I am a little disappointed in myself for how long it actually took me to read the book I am posting about today.
My only excuse is that it was always expensive on Kindle and I have a hard time taking books seriously when they have recipes in them. I don’t know, I always expect that it will make the book maudlin. The high recommendation combined with the recipes made me think, oh yea, this one will rot my teeth for sure.
Even though it is Latin American Magical Realism, which I should have known by now is always tempered with tragedy, loss and longing. And this one was no different:
A Classic of Genre Fiction:
Like Water for Chocolate, Laura Esquivel
This one is always near the top of the list for classic Magical Realism. I would describe it as 100 Years of Solitude Lite. All the taste and half the fat. All the same themes, time and place, and family imbroglios without the constant cringe worthy incest, which definitely raises it in my estimation.
A young woman refused permission to marry her one true love in the world, and instead he marries her sister in order to be closer to her, and then all the mess that that creates, along with an overbearing and abusive mother with her own closet full of skeletons. Throw in some babies that she is denied, political upheaval that flirts occasionally with the plot line, some family ghosts and supernaturally charged sexual desire (that is NOT toward relatives!) along with the recipes and you have it. The only element it doesn’t share with 100 Years of Cringes is the Biblical length lifespan of the characters. People live around as long as they are supposed to. Oh yeah and there isn’t treasure hidden in the yard.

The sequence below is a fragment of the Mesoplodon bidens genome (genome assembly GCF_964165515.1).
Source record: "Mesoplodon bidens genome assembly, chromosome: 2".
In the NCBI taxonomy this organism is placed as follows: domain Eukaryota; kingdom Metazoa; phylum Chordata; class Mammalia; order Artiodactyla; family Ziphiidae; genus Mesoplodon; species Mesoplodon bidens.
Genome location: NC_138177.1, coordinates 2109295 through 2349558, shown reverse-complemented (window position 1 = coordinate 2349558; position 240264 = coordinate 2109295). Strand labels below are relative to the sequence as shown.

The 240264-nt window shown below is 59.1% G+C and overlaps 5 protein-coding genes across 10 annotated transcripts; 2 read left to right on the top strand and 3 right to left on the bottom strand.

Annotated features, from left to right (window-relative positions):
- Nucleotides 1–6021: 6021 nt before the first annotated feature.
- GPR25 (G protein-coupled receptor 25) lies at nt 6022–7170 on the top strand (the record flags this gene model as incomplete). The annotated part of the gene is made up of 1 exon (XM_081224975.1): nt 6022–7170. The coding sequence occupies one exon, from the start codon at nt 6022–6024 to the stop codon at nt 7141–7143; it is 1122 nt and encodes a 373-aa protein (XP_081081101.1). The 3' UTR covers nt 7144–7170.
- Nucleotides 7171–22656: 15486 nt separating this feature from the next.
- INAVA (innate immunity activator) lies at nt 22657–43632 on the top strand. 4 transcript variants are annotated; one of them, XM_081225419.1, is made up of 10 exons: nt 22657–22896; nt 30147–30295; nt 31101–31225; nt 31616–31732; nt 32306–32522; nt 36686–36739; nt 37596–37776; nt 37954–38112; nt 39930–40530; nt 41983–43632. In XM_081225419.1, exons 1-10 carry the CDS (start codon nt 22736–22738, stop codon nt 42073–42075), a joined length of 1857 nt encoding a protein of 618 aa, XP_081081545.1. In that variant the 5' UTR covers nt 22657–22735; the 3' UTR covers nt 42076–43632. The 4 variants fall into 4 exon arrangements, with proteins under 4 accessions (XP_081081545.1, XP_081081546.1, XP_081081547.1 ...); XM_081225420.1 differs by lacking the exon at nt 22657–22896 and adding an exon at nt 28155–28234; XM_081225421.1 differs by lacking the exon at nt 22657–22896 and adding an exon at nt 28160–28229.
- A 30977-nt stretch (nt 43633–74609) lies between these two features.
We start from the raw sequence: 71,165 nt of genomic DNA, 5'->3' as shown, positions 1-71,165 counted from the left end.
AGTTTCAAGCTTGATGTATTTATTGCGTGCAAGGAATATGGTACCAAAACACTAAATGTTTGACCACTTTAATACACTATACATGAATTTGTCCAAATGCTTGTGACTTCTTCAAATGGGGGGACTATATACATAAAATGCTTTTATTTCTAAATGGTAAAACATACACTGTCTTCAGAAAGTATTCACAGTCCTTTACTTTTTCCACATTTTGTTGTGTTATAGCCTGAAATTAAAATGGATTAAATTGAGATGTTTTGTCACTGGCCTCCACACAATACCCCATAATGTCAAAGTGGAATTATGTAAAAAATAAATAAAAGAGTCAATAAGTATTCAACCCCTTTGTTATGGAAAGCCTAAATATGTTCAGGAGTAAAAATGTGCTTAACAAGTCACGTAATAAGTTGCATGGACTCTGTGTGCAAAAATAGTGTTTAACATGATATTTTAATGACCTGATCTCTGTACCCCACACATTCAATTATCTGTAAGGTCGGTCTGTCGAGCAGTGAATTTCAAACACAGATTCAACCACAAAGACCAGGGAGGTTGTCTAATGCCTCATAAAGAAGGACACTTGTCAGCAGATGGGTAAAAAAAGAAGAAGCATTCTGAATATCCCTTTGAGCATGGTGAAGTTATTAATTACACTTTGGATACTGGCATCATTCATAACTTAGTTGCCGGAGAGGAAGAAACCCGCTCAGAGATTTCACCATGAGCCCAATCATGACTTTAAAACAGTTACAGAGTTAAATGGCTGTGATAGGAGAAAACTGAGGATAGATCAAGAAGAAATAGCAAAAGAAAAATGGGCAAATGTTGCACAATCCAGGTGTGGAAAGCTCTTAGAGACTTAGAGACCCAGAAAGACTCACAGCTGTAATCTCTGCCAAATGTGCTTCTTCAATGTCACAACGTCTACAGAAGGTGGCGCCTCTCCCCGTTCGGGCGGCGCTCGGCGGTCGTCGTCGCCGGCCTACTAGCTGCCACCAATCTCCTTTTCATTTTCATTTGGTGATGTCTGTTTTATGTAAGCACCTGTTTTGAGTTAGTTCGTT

And the food part with the recipes does not make it maudlin. The protagonist’s feelings are communicated through her usually perfect cooking: her devastation, her elation, her bitterness. And she is full of it. Esquivel jerks her protagonist around enough to make plenty of recipes that don’t come out just perfect. And the ending is not satisfying to boot. Just so you all are aware.
I have two other magical realism books on the list dealing with food, The Cake Therapist and Chocolat, and I will be interested to see if food is the same vehicle for communicating feelings as it is for this one. Also, I really need to get to Borges and his Ficciones, which predates Marquez, Allende, and Esquivel.
If you love the Magical Realism genre, specifically the South American brand, you can’t miss this. I see some reviews up of people who just don’t have a taste for the random and intense plotting. Maybe the ones who not only expected this to be maudlin but wanted it to be. I didn’t want that.
So, even though it has been awhile since I have been on my magical realism bent, it’s still here and it continues to be a goal. They are still on my TBR, whether it is Northern European magical realism or the original examples of the genre. My instructor says the novel I am drafting is magical realism.
I intentionally am posting this on a Saturday because I hope people are enjoying Easter Sunday with their families.